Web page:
Whatever contract address you may find at this point, replace it with the address you input in Better Call Dev interface. Contract addresses on the Tezos blockchain start with KT1, that’s how you know you have the right kind of value 😉

Next, I added two simple functions that will make our interface more user-friendly:

  1. shortenAddress
     will turn tz1VSUr8wwNhLAzempoch5d6hLRiTh8Cjcjb into tz1VSU…8Cjcjb, which is, I am sure you will agree with me, easier on the eyes!
  2. mutezToTez
     will turn values in microtez into tez. As a rule, I only work with mutez values, in my opinion, they are easier to work with, less prone to calculation errors, you can always easily display a user-friendly value on the front-end and you avoid errors of tez <=> mutez conversion or handling mutez while you thought they were tez and vice versa.

Adding TezBridge

As of today, there is no NPM package for TezBridge, so you cannot import it like any other dependencies. If you open the index.html file located in the public folder, you will see

<script src=""></script>

just before the <title> tag. This line is necessary to import TezBridge.

TezBridge is a tool that allows you to use any Tezos address you want to sign transactions. In a blockchain context, “signing a transaction” simply means that you approve the transaction. In the example of Café Tezos, we will sign a transaction when we want to buy a coffee. TezBridge plugin will give us a few useful functions that we can use to sign transactions and do other important actions.

Adding the script tag for the TezBridge plugin will expose a tezbridge object in the window object. We will keep it in the window object so we can have access to it at any time and we will just write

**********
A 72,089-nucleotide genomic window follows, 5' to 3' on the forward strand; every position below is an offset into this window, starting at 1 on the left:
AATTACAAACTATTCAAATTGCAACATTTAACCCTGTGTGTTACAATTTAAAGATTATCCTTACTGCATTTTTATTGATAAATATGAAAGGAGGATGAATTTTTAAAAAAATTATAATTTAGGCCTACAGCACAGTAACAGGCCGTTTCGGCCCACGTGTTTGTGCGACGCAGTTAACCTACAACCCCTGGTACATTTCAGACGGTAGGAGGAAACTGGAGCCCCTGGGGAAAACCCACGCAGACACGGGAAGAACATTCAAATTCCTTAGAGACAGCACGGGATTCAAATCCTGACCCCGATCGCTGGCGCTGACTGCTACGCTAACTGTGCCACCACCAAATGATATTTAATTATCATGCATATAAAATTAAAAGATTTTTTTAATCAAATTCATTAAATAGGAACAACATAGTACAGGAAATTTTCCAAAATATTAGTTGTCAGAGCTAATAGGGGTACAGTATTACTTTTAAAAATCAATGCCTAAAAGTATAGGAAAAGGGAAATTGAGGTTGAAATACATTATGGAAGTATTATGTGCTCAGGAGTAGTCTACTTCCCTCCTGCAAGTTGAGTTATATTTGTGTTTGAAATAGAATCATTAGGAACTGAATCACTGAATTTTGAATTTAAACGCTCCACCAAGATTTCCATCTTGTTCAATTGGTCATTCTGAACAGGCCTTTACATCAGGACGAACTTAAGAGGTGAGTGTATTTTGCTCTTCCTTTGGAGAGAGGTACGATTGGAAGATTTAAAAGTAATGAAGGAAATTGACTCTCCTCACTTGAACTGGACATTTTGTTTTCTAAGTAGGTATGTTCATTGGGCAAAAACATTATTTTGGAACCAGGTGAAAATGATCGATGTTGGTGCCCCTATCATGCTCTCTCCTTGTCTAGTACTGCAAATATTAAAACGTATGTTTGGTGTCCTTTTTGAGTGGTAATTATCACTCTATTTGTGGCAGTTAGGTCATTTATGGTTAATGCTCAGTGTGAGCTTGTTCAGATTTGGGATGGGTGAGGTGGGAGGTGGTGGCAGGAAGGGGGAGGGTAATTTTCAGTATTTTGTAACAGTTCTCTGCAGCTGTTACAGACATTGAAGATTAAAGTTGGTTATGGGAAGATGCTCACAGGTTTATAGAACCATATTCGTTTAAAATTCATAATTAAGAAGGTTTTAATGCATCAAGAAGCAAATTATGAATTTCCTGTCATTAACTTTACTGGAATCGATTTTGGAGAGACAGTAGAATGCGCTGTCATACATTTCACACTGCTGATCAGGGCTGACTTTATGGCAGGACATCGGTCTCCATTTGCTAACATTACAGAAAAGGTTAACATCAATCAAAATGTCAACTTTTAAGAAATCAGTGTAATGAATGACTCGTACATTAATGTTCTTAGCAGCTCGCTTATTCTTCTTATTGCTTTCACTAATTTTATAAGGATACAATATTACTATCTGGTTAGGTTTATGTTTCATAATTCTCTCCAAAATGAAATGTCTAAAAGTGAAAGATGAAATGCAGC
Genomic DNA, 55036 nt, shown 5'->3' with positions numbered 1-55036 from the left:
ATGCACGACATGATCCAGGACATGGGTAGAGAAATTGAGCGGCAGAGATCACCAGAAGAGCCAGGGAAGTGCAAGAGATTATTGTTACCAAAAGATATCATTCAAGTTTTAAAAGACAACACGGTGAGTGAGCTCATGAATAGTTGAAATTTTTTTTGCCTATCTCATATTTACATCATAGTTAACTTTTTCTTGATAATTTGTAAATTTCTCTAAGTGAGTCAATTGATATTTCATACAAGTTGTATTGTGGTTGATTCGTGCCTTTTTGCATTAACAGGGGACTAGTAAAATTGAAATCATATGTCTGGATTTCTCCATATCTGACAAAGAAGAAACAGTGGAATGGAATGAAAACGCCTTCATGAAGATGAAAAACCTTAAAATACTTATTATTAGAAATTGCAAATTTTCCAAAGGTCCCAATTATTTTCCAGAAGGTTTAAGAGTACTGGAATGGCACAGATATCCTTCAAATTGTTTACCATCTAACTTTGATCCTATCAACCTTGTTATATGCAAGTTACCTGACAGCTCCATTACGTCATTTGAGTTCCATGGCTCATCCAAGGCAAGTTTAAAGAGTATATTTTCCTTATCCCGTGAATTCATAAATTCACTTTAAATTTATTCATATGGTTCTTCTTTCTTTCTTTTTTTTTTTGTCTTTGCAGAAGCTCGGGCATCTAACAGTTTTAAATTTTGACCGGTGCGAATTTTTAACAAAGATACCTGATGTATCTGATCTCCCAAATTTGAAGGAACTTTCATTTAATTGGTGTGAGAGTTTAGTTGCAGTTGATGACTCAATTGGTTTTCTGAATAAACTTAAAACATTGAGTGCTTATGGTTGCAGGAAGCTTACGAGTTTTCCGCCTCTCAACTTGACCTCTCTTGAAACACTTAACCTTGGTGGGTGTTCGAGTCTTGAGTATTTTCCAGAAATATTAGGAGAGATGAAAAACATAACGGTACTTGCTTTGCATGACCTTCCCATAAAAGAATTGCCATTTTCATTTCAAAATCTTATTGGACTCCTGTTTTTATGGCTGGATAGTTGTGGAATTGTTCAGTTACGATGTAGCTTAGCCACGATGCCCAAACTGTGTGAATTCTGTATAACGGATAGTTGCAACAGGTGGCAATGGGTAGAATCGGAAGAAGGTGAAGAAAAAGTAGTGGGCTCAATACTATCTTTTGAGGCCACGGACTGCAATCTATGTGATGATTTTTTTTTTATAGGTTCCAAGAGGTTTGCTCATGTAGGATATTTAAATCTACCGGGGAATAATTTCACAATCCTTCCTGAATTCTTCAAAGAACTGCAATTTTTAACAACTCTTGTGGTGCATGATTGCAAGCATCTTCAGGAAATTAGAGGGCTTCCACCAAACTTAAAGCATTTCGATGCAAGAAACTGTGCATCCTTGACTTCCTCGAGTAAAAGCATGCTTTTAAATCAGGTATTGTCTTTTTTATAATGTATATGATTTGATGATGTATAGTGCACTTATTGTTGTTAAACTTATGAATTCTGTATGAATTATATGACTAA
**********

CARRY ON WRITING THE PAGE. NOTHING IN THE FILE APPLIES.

const tezbridge = window.tezbridge
 to make it easier to use in our React code.

Setting up Taquito

After our component is mounted, we will set up Taquito. Taquito is an amazing library that will allow us to communicate with the contract and the Tezos blockchain in general. As you can see at the top of the App component, we will import two functions from two packages:

In order to install them, just come back at the root of the client folder and type in the console:

$ npm install @taquito/taquito
$ npm install @taquito/tezbridge-signer

Now it’s time to actually use Taquito!

Short React aside: the functions we will use are asynchronous but you cannot pass an asynchronous function to useEffect. The trick is to use an asynchronous function declared as an IIFE inside the function passed to useEffect.

First, we need to set up our provider. The RPC protocol is an API exposed by our sandboxed node (or any Tezos node for that matter) that allows us to communicate with the node. In the case of this tutorial, the node will use the port 8732 to expose the RPC, so we use

as our RPC.

As we will use TezBridge as our signer, we must also instantiate the TezBridge signer and pass it to the Taquito provider.

We call the 

 function of the 
 object to set it up. Once the 
 object is set up, we can finally use it!

First, we want to create an instance of the contract. Think of the instance as a copy of the contract that we can use in our JavaScript: it will contain the entry points of the contract as well as its storage (and other useful information). Simply type:

const contract = await;

The contract instance has a 

 method you can use to return the storage. Taquito makes it very easy to handle the storage as the fields you declared in the contract storage in Ligo will be properties of the